English [ edit ]
Alternative forms [ edit ]
Etymology [ edit ]
Middle English , coate , from cotte Old French , cote ( cotte “ outer garment with sleeves ”), from Old Frankish ( *kotta “ coat ”), from Proto-Germanic , *kuttô ( *kuttǭ “ cowl, woolen cloth, coat ”), from Proto-Indo-European , *gʷeud- ( *gud- “ woolen clothes ”). Cognate with Old High German , kozza ( kozzo “ woolen coat ”) (Modern German ( Kotze “ coarse woolen blanket; woolen cape ”)), Middle Low German ( kot “ coat ”), Ancient Greek ( βεῦδος beûdos, “ woman's attire ”).
Pronunciation [ edit ]
coat ( , countable and uncountable plural ) coats
( countable ) An outer garment covering the upper torso and arms.
1906, Stanley J. Weyman, , Chippinge Borough Ch.I:
It was April 22, 1831, and a young man was walking down Whitehall in the direction of Parliament Street. He wore shepherd's plaid trousers and the swallow-tail
coat of the day, with a figured muslin cravat wound about his wide-spread collar.
1977, Agatha Christie, , Part II, Ch.4:
Mind you, clothes were clothes in those days.
[… ] Frills, ruffles, flounces, lace, complicated seams and gores: not only did they sweep the ground and have to be held up in one hand elegantly as you walked along, but they had little capes or coats or feather boas.
( countable ) A covering of material, such as paint.
John Milton (1608-1674)
Fruit of all kinds, in
coat / Rough or smooth rined, or bearded husk, or shell.
( countable ) The fur or feathers covering an animal's skin.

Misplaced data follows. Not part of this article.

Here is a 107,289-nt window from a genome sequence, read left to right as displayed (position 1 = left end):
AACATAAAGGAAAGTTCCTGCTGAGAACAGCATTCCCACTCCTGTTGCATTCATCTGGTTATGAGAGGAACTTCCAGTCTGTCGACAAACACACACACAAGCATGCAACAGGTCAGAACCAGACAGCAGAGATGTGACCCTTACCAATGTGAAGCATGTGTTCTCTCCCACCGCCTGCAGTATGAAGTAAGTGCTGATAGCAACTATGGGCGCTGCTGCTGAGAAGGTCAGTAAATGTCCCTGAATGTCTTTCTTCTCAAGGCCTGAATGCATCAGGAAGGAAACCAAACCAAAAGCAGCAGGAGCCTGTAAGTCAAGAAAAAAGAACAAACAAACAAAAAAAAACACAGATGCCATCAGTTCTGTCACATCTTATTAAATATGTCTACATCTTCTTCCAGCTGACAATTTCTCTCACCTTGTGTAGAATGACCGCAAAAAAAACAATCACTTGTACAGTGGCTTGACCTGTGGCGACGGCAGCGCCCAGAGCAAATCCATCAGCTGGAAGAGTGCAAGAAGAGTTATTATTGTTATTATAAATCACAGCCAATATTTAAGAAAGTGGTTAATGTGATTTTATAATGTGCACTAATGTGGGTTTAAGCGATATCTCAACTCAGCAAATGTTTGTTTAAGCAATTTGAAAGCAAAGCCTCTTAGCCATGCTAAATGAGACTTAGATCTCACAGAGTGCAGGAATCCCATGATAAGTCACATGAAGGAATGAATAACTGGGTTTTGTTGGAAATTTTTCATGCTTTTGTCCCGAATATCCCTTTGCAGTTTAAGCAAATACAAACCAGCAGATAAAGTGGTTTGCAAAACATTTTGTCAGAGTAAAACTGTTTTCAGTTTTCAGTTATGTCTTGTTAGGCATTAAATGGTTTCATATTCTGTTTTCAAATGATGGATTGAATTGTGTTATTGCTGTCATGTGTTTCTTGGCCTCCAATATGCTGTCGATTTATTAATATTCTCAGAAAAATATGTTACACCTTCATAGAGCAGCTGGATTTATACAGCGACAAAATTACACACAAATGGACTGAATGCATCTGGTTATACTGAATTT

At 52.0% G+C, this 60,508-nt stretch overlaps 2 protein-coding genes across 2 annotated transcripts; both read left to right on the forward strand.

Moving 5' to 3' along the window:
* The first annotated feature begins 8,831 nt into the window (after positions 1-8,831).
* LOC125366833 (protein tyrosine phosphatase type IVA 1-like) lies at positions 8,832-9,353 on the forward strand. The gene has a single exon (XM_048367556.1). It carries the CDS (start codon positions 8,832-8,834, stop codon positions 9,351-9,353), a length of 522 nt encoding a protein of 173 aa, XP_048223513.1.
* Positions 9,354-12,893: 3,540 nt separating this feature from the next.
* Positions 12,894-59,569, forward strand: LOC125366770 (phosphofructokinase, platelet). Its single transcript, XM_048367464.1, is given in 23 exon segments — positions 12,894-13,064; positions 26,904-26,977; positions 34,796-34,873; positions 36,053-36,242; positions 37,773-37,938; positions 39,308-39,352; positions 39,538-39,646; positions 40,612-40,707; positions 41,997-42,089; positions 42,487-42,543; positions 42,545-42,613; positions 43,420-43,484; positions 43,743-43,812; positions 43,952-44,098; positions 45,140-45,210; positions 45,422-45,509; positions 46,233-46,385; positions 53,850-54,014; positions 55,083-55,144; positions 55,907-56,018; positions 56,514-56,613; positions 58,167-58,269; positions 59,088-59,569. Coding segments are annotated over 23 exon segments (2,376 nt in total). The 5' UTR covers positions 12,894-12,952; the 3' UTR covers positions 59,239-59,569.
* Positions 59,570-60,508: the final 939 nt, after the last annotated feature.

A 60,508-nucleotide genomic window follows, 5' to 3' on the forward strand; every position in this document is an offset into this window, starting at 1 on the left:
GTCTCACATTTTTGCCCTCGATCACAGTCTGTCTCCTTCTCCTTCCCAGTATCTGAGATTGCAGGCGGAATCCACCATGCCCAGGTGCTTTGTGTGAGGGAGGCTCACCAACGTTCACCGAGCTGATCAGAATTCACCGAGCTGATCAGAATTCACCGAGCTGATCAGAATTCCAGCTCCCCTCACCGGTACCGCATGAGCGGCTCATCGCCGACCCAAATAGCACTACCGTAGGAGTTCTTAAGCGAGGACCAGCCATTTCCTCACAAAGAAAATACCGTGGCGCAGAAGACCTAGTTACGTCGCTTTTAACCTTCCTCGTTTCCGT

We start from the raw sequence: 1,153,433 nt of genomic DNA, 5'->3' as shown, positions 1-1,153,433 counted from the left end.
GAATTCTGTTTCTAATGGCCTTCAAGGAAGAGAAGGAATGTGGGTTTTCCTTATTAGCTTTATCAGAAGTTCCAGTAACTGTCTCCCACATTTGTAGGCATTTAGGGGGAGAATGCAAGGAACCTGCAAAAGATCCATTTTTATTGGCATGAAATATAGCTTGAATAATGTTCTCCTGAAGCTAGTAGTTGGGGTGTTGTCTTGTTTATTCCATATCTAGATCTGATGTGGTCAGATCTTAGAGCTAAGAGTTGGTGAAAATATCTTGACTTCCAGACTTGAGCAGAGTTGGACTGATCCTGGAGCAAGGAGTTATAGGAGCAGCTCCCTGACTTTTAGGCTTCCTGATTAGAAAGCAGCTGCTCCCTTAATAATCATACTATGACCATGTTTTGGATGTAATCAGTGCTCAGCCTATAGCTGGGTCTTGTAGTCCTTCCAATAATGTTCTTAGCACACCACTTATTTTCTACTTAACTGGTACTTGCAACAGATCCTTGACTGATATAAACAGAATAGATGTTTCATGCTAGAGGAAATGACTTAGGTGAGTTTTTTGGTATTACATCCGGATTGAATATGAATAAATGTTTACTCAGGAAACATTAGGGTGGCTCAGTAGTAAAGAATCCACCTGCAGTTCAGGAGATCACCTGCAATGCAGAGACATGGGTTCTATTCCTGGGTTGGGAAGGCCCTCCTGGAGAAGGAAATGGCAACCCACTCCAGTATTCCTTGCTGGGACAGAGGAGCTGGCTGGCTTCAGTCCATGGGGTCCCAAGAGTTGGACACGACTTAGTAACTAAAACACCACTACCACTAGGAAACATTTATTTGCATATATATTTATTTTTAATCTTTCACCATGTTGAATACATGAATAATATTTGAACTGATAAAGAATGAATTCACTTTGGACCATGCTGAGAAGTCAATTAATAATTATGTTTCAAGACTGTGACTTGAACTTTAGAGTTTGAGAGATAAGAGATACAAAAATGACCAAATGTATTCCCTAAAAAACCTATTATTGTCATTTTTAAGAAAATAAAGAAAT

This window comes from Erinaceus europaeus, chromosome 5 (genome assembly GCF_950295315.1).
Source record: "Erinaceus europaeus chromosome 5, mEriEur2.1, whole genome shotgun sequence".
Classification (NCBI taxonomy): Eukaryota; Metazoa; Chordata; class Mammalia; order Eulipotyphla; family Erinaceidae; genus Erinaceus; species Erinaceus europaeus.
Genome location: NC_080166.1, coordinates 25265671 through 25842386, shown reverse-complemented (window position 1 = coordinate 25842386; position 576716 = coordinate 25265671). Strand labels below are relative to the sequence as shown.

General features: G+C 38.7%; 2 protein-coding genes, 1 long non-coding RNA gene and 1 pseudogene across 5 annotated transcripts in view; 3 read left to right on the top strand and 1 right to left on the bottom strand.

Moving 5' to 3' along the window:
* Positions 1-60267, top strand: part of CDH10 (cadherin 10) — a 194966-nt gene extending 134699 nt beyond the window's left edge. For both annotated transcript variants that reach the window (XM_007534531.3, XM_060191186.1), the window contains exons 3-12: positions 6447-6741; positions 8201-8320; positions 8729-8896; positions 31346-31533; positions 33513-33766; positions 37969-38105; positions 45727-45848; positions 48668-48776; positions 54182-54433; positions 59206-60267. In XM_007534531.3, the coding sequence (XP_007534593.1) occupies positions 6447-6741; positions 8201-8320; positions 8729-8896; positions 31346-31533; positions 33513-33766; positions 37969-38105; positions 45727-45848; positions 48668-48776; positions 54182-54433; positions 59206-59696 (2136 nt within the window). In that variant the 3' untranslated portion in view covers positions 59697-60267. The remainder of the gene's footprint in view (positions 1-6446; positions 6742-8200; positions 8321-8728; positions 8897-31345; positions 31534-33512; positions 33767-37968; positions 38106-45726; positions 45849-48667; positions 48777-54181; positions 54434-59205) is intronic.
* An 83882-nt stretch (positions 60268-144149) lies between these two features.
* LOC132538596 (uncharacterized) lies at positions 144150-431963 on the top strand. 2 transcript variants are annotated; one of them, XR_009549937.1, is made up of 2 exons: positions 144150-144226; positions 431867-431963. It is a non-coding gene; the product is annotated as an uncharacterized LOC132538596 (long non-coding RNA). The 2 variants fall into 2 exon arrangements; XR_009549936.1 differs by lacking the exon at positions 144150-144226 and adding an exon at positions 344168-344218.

When the dog shed its coat, it left hair all over the furniture and the carpet.
( uncountable , nautical ) Canvas painted with thick tar and secured round a mast or bowsprit to prevent water running down the sides into the hold (now made of rubber or leather).
( obsolete ) A petticoat.
The habit or vesture of an order of men, indicating the order or office; cloth.
coat of arms.
William Shakespeare (c.1564–1616)
Hark, countrymen! either renew the fight, / Or tear the lions out of England's
Philip Massinger (1583-1640)
Here's a trick of discarded cards of us! We were ranked with
coats as long as old master lived.
Derived terms [ edit ]
Translations [ edit ]
outer garment covering the upper torso and arms
معطف (ar) ( m mí`ṭaf) Armenian:
( վերարկու verarku) Belarusian:
паліто́ ( n palitó), пальто́ ( n palʹtó), пінжа́к ( m pinžák) ( jacket ) Bulgarian:
сако (bg) ( n sako), жакет (bg) ( m žaket) Catalan:
abric (ca) , m casaca (ca) f Chinese:
外衣 ( (zh) wàiyī), 大衣 ( (zh) dàyī), 外套 ( (zh) wàitào) Czech:
kabát m Danish:
frakke c Dutch:
mantel (nl) , m jas (nl) m Esperanto:
, jako ( portata eksterdome, vintre aŭ ĝenerale en malvarma vetero ) palto Estonian:
mantel (et) Finnish:
takki (fi) French:
manteau (fr) , m paletot (fr) m Georgian:
( პალტო palto), ( ქურქი k’urk’i), ( პიჯაკი piǰaki), ( ქურთუკი k’urt’uki) German:
Mantel (de) m Greek:
πανωφόρι (el) ( n panofóri), παλτό (el) ( n paltó) Hebrew:
מְעִיל ( (he) m'íl) Hungarian:
kabát (hu) Icelandic:
jakki (is) , m frakki m Indonesian:
mantel (id) Irish:
cóta , m casóg f Italian:
mantello (it) m Japanese:
( コート kōto), 外套 ( (ja) がいとう, gaitō)
covering of material, such as paint
canvas secured around mast
The translations below need to be checked and inserted above into the appropriate translation tables, removing any numbers. Numbers do not necessarily match those in definitions. See instructions at Help:How to check translations.
Translations to be checked
coat ( third-person singular simple present , coats present participle , coating simple past and past participle ) coated
To cover with a coat of some material
One can buy coated frying pans, which are much easier to wash up than normal ones. To cover as a coat.
Translations [ edit ]
to cover with a coat of some material
Anagrams [ edit ]